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Conflict-of--Interest Probe of Ex-Elections Staffer Sought

The official helped certify voting machines, then joined a firm that sells the devices. He denies any impropriety.

October 31, 2002|Tim Reiterman | Times Staff Writer

SACRAMENTO — California's elections chief has requested a formal investigation of a former staff member who helped certify voting machines for use in the state, then went to work for one of the vendors.

Secretary of State Bill Jones asked the state's political watchdog agency this week to examine whether the conduct of his former voting systems director, Lou Dedier, constituted a conflict of interest or other impropriety under the Political Reform Act.

Until his resignation Oct. 14, Dedier's duties included compiling evaluations and tests for an in-house panel that decided whether to allow vendors to sell their voting machines to California counties.

Dedier, 39, quit to work as a vice president overseeing California operations for Elections Systems & Software, a Nebraska company competing for a share of hundreds of millions of dollars that counties are expected to spend to upgrade their voting systems in coming years.

"I am insulted that after 22 years as a state employee, an accusation of inappropriate conduct would come up," Dedier said in an interview Wednesday. "I know I did not violate anything. I was very careful."

Dedier said the firm was already certified in California when he joined Jones' office about two years ago. He said he showed no favoritism toward his prospective employer and, in fact, recommended the full certification of a competing firm as his final act as a state employee.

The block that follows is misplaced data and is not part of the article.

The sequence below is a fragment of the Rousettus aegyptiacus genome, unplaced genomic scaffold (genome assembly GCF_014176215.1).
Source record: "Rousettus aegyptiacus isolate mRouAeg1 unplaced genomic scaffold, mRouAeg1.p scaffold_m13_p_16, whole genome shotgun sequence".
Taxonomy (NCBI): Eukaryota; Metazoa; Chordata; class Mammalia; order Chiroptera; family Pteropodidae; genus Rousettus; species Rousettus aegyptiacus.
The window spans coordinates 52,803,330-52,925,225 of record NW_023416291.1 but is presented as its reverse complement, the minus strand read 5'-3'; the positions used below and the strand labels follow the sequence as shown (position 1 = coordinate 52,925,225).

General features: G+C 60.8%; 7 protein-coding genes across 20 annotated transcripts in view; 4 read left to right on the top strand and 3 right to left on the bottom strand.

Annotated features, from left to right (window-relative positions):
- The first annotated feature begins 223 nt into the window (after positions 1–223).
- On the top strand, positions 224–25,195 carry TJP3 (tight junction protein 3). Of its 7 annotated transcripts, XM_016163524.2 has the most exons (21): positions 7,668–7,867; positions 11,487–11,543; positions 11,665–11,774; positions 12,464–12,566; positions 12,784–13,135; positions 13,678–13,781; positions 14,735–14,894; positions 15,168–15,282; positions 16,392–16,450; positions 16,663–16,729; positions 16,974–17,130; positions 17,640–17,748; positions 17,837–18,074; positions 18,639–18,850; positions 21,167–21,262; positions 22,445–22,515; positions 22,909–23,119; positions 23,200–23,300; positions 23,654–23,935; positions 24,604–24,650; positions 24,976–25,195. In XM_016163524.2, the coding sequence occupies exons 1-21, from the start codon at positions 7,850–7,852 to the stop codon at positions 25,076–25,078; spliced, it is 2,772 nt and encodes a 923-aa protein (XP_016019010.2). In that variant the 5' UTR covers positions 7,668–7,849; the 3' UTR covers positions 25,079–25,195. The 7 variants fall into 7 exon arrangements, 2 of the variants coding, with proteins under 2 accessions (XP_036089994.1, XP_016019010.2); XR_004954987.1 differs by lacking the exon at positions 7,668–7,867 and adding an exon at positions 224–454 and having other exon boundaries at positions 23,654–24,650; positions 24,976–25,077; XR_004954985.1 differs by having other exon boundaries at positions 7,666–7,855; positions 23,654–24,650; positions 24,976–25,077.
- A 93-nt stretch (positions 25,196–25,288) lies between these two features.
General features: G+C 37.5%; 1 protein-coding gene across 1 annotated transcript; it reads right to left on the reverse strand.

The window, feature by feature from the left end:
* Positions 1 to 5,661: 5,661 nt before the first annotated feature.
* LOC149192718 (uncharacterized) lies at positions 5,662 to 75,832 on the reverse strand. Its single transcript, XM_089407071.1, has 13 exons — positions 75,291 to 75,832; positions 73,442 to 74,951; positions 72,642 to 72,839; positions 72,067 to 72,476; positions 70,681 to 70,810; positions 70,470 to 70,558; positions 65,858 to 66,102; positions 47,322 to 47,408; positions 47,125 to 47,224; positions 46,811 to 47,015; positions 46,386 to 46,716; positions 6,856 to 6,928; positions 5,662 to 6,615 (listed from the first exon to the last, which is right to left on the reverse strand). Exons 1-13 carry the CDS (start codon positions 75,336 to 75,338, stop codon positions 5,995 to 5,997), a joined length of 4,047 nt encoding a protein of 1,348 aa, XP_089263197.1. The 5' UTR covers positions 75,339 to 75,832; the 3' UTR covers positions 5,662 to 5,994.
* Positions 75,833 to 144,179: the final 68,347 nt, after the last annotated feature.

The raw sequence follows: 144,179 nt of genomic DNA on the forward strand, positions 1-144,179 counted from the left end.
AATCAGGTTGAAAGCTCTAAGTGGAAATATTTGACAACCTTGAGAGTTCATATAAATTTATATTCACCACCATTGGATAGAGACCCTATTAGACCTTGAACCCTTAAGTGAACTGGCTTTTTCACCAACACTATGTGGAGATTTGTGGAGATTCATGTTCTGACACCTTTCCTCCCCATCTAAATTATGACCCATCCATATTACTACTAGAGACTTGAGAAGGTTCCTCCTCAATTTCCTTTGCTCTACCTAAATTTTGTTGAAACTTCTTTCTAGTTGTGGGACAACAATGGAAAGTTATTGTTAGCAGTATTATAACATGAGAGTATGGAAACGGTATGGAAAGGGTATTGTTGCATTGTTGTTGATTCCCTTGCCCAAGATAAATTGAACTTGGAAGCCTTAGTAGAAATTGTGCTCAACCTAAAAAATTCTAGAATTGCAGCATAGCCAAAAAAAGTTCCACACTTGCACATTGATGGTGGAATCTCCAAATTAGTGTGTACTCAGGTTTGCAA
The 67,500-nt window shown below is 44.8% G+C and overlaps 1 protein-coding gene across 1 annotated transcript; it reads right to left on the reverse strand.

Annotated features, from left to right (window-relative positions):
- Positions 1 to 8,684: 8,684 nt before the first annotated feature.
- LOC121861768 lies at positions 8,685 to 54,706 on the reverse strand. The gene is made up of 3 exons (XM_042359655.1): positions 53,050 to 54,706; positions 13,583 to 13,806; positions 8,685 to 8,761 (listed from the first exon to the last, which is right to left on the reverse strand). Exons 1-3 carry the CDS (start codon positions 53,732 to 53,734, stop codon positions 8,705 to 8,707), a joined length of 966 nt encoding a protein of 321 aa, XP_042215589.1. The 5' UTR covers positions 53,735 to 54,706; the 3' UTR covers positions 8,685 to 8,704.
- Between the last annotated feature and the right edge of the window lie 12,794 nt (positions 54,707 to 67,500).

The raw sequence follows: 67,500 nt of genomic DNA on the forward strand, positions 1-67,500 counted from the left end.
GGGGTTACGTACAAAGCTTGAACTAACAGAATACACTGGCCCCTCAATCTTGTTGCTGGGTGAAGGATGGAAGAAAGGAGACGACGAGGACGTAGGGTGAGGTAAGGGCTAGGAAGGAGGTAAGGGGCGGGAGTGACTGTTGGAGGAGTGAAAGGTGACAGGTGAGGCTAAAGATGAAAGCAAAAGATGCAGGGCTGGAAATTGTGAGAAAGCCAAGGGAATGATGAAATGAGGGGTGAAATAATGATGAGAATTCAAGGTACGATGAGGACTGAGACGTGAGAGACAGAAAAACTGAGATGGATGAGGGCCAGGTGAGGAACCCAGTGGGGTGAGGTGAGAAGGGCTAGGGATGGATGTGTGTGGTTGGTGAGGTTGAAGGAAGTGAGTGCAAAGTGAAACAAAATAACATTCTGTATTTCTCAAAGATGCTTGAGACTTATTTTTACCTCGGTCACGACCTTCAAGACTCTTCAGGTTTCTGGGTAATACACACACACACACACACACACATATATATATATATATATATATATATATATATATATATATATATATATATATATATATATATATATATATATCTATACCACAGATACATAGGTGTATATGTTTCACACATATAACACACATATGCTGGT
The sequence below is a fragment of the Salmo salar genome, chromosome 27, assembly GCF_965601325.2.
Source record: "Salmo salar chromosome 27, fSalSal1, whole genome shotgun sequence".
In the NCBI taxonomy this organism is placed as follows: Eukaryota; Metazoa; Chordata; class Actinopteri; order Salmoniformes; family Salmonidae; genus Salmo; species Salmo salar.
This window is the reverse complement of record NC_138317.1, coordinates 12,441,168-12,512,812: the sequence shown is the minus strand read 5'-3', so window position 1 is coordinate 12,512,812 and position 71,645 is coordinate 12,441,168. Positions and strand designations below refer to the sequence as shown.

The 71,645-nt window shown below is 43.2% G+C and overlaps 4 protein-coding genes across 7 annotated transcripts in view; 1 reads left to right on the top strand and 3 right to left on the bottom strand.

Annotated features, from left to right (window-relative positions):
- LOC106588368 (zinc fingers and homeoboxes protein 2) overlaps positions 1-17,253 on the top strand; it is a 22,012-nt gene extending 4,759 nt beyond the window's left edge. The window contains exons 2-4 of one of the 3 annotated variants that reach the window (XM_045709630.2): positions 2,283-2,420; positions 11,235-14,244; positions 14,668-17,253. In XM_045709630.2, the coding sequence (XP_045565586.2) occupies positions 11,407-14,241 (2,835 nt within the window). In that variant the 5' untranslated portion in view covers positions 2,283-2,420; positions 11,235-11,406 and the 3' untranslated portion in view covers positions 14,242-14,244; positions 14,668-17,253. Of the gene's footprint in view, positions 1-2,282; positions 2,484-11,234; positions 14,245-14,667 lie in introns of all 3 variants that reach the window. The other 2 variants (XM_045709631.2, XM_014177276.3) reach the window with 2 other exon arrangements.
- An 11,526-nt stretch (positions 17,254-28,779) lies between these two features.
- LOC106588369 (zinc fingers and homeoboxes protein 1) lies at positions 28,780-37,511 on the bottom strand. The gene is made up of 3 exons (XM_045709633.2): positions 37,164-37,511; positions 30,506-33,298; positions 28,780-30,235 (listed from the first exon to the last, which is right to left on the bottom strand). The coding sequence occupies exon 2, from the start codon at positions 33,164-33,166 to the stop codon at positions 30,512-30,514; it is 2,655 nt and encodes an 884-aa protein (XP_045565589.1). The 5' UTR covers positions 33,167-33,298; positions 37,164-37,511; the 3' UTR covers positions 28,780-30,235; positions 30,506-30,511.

State law prohibits employees from using their official position to influence governmental decisions affecting prospective employers.

James Rhoades, Kern County's registrar of voters, said that when he visited the secretary of state's office in April, Dedier had a worker demonstrate an Elections Systems voting machine.

"He was very enthusiastic about the technology and potential of the machine, but he said that because of his job, [he] could not recommend any product," said Rhoades, who added that the county bought a system from a competing company.

Dedier said that Elections Systems did not offer him a job until this month and that a few vendors left demonstration equipment in the office for local election officials to examine.

"I always would tell the elections officials that all the equipment is good and they need to select the equipment that suits their needs," he said.

In announcing his hiring on Oct. 16, the company said Dedier will "lead the ES&S partnership" with local election officials who will be modernizing their systems. And Dedier said in the news release, "I've evaluated several election management vendors over the years, and ES&S clearly has by far the best elections systems and support."

That statement upset Jones because he said it unfairly undercut the credibility of his office's multilayered certification process, which includes independent evaluations by outside experts.

"I believe it was inappropriate," Jones said in an interview. "I want to make clear to all vendors that each has an opportunity ... under the transparent process we established."

Two competitors complained about Dedier's move in letters to Jones that were forwarded Monday to the state Fair Political Practices Commission.

Diebold Election Systems representative Deborah Seiler said her company was concerned that Dedier could share with his new employer proprietary information from competing companies. Dedier's activities, she wrote, "may raise ethical concerns as well as potential conflict-of-interest violations."

Another vendor, Hart InterCivic, raised a question about "missing" company documents sent to the secretary of state's office, saying, "Due to recent developments with Lou Dedier's employment status, we are very concerned about the disposition of this documentation, as it contains intellectual property and trade secret information."

Dedier said he was not privy to anything that was not public information and did not remove anything from Jones' office except personal property. "I would welcome anyone searching my home, my [computer] system," he said.

An FPPC spokeswoman declined to comment on the matter.

Former state employees are banned for a year from influencing the departments where they previously worked. Dedier said he will neither lobby the state nor be involved in sales.

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